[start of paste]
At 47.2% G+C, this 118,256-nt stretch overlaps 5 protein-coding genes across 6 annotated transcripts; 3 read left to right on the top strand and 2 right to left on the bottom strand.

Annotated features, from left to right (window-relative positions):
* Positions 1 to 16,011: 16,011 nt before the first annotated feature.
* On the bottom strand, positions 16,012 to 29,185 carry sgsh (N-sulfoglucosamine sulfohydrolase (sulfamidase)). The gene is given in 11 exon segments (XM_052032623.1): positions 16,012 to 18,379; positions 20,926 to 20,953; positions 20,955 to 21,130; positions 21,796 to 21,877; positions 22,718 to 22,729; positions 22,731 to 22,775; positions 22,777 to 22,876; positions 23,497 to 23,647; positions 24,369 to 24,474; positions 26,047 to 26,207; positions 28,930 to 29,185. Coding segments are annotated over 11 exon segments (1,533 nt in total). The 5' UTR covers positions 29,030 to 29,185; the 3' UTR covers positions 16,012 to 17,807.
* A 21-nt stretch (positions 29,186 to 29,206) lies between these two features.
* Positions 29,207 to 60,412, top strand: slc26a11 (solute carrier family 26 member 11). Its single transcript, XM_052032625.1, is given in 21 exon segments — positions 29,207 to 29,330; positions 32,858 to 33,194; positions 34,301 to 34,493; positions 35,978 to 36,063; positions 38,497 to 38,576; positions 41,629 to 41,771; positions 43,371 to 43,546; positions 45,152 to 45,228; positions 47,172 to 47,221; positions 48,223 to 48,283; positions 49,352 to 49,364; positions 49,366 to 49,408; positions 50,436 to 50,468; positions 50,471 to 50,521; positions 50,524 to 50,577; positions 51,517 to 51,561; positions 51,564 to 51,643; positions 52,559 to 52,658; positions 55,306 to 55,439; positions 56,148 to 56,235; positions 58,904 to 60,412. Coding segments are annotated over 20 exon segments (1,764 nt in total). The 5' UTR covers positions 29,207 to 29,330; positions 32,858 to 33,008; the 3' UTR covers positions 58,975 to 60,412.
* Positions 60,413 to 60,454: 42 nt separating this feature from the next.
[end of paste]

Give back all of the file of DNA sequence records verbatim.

At 47.2% G+C, this 118,256-nt stretch overlaps 5 protein-coding genes across 6 annotated transcripts; 3 read left to right on the top strand and 2 right to left on the bottom strand.

Annotated features, from left to right (window-relative positions):
* Positions 1 to 16,011: 16,011 nt before the first annotated feature.
* On the bottom strand, positions 16,012 to 29,185 carry sgsh (N-sulfoglucosamine sulfohydrolase (sulfamidase)). The gene is given in 11 exon segments (XM_052032623.1): positions 16,012 to 18,379; positions 20,926 to 20,953; positions 20,955 to 21,130; positions 21,796 to 21,877; positions 22,718 to 22,729; positions 22,731 to 22,775; positions 22,777 to 22,876; positions 23,497 to 23,647; positions 24,369 to 24,474; positions 26,047 to 26,207; positions 28,930 to 29,185. Coding segments are annotated over 11 exon segments (1,533 nt in total). The 5' UTR covers positions 29,030 to 29,185; the 3' UTR covers positions 16,012 to 17,807.
* A 21-nt stretch (positions 29,186 to 29,206) lies between these two features.
* Positions 29,207 to 60,412, top strand: slc26a11 (solute carrier family 26 member 11). Its single transcript, XM_052032625.1, is given in 21 exon segments — positions 29,207 to 29,330; positions 32,858 to 33,194; positions 34,301 to 34,493; positions 35,978 to 36,063; positions 38,497 to 38,576; positions 41,629 to 41,771; positions 43,371 to 43,546; positions 45,152 to 45,228; positions 47,172 to 47,221; positions 48,223 to 48,283; positions 49,352 to 49,364; positions 49,366 to 49,408; positions 50,436 to 50,468; positions 50,471 to 50,521; positions 50,524 to 50,577; positions 51,517 to 51,561; positions 51,564 to 51,643; positions 52,559 to 52,658; positions 55,306 to 55,439; positions 56,148 to 56,235; positions 58,904 to 60,412. Coding segments are annotated over 20 exon segments (1,764 nt in total). The 5' UTR covers positions 29,207 to 29,330; positions 32,858 to 33,008; the 3' UTR covers positions 58,975 to 60,412.
* Positions 60,413 to 60,454: 42 nt separating this feature from the next.